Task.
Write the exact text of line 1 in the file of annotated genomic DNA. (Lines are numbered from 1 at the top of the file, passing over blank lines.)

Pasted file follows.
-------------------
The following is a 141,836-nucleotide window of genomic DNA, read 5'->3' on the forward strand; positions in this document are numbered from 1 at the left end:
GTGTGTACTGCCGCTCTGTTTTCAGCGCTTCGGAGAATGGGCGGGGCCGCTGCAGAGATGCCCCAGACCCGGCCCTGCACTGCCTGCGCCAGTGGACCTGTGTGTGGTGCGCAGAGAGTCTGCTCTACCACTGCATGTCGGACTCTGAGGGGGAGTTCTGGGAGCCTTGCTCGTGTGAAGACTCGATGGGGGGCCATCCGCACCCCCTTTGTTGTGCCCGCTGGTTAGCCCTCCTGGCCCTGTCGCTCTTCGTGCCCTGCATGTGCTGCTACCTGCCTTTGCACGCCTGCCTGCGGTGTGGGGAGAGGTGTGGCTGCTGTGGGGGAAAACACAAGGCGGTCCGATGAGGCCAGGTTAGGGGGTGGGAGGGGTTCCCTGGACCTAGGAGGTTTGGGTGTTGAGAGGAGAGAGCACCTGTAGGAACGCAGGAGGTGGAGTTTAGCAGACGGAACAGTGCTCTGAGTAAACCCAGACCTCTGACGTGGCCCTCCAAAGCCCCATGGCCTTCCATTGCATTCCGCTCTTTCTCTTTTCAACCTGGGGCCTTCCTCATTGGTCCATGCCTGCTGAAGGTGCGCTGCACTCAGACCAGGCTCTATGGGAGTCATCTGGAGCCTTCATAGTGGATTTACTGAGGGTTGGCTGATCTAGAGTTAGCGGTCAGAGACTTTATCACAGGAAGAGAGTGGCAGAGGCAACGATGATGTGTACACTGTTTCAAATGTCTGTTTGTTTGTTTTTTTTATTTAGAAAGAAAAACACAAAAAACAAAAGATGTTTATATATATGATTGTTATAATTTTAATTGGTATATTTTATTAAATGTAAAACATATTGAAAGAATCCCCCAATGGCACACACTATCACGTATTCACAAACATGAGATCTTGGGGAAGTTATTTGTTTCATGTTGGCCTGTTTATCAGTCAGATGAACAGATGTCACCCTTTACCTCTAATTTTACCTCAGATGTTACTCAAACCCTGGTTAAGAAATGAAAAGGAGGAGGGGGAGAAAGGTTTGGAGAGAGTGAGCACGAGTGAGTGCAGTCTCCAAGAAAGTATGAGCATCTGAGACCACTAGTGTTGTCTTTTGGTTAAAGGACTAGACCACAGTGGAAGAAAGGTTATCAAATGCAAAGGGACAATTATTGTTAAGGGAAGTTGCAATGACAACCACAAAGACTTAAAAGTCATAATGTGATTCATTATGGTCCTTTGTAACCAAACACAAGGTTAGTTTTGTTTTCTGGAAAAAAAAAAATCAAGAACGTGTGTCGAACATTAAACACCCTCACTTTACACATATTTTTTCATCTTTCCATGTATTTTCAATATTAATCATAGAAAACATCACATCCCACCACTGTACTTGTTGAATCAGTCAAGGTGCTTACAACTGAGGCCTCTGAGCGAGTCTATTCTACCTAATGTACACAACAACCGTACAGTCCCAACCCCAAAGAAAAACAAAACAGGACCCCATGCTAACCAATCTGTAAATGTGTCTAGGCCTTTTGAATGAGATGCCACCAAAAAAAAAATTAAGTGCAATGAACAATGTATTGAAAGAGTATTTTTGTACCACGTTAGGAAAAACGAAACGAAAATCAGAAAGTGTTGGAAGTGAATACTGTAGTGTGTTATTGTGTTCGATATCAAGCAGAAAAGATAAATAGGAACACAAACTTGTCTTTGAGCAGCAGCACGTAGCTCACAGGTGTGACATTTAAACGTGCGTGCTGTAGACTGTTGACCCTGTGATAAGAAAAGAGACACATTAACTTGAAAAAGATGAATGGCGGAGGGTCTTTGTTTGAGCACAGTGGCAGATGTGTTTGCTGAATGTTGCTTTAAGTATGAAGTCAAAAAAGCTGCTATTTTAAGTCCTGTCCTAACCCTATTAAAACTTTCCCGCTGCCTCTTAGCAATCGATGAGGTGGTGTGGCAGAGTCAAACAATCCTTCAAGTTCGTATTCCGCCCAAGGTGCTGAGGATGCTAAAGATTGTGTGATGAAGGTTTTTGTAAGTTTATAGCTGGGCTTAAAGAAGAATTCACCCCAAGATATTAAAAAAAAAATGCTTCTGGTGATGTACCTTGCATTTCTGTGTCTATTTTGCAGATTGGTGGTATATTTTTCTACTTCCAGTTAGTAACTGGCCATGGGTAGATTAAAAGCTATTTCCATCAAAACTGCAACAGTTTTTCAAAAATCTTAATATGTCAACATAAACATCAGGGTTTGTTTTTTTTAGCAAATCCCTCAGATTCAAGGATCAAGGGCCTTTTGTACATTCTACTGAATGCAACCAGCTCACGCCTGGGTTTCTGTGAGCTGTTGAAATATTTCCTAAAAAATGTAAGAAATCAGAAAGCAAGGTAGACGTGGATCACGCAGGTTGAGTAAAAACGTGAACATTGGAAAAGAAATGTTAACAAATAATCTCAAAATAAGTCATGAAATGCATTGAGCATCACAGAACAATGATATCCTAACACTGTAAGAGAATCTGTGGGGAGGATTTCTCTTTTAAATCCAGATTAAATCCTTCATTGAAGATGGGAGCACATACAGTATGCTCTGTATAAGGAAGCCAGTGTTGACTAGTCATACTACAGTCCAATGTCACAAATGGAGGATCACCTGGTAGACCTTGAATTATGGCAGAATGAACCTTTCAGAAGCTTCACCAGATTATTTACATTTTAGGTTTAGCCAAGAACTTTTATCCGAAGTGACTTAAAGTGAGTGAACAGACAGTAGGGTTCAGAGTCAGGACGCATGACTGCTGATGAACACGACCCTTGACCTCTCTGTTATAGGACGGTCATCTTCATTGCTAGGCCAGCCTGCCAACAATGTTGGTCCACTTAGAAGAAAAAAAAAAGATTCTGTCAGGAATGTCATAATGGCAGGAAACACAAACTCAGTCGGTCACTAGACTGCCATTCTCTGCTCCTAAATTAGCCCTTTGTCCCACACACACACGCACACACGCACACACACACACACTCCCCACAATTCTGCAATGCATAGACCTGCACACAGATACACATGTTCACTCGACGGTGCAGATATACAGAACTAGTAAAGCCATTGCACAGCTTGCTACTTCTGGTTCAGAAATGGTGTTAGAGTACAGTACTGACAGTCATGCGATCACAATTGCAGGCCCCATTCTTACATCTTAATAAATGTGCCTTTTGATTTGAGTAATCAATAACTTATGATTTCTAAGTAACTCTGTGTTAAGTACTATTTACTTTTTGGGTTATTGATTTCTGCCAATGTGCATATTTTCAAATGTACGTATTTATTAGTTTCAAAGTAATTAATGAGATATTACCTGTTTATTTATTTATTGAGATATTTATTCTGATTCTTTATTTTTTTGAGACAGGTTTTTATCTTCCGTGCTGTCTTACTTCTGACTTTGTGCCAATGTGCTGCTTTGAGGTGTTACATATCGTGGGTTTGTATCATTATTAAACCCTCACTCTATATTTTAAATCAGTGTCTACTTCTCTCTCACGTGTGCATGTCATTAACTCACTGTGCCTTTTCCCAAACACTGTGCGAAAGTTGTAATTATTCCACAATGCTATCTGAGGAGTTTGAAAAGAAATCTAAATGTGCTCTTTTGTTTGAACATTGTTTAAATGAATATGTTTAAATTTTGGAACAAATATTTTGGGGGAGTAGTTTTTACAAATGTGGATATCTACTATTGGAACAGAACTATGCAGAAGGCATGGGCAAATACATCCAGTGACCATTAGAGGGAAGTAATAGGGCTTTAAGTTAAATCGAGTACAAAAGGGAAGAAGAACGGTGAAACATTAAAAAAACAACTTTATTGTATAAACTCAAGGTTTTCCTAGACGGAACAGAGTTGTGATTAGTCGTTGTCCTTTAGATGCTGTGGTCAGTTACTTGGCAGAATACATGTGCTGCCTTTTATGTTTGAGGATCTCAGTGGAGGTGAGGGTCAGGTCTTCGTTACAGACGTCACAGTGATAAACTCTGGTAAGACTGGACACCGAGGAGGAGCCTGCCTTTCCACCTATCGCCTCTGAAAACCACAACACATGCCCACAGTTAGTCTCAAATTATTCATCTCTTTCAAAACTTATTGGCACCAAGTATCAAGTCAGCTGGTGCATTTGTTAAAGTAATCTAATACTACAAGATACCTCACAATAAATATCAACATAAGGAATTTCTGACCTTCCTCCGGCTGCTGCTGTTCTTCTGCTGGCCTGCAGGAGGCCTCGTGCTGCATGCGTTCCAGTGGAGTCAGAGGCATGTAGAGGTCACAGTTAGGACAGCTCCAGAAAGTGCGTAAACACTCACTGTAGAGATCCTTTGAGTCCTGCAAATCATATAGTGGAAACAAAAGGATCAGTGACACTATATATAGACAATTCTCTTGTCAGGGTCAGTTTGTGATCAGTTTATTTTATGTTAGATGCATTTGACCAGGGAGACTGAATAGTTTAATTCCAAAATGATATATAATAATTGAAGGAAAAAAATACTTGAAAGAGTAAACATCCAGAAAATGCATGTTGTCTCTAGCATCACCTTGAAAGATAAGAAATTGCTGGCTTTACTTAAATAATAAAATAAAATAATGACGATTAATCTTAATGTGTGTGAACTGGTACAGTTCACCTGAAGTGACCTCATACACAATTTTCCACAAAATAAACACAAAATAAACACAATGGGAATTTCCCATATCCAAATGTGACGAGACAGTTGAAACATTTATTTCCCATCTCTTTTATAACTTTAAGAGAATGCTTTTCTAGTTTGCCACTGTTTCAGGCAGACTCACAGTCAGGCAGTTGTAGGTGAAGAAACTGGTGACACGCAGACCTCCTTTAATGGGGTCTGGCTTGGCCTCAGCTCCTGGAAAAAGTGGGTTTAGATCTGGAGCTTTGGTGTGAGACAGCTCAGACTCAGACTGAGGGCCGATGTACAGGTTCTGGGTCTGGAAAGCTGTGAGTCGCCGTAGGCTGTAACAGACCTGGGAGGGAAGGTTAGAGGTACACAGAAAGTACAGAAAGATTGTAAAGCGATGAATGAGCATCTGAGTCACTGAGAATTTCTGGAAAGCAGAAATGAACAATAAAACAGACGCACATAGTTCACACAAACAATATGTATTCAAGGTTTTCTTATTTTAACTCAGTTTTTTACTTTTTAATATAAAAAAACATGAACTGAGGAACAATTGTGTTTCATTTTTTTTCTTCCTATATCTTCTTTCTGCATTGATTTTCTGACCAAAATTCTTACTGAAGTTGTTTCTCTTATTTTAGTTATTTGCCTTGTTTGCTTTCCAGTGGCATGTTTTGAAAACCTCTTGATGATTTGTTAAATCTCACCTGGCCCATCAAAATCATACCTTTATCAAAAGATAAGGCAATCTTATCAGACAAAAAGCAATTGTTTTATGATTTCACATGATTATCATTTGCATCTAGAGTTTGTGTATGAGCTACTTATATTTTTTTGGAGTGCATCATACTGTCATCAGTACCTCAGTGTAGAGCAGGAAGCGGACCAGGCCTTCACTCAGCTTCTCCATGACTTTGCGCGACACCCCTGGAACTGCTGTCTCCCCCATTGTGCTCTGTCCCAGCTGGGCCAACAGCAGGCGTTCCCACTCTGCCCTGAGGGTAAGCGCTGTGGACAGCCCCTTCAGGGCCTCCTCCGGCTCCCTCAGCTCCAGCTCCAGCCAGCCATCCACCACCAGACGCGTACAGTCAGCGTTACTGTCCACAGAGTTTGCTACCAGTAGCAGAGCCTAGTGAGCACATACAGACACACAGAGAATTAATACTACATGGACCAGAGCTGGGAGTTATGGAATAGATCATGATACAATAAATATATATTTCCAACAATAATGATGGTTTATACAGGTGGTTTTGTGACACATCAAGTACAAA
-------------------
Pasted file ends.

The following is a 141,836-nucleotide window of genomic DNA, read 5'->3' on the forward strand; positions in this document are numbered from 1 at the left end: